Defense Minister Vladimir Padrino Lopez gave no details on where or when the former soldiers were captured. Officials had previously reported the arrests of at least 40 people, including two Americans, as a result of the May 3 raid on the coastal town of Macuto.
Speaking on state television, Padrino Lopez said authorities assume the captured deserters “came to fulfil a task as part of the general scheme” of the thwarted maritime incursion, AP reported.
He repeated the government’s charge that the raid had “foreign financing, with equipment supplied by powers such as the United States (and) the government of Colombia itself.”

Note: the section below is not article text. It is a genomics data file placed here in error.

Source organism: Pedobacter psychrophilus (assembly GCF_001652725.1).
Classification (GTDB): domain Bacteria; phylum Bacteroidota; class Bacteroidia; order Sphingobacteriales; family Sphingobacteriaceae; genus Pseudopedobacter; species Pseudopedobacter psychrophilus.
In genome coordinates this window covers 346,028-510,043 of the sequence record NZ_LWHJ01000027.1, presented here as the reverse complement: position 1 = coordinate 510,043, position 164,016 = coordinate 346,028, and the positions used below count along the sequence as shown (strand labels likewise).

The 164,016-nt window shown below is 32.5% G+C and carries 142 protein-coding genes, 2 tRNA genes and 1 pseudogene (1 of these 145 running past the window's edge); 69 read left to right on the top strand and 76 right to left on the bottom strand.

Mr. Maduro on Thursday claimed that “new mercenary groups” are being formed in neighboring Colombia.
The governments of the United States and Colombia, which are close allies of Venezuelan opposition leader Juan Guaido, have rejected the allegation that they were involved in the armed attack. On Monday, Mr. Guaido announced that two of his US-based political advisers had resigned over their ties to the failed raid.
Two Americans were captured after the incursion along with eight other men, some of whom were described as Venezuelan deserters.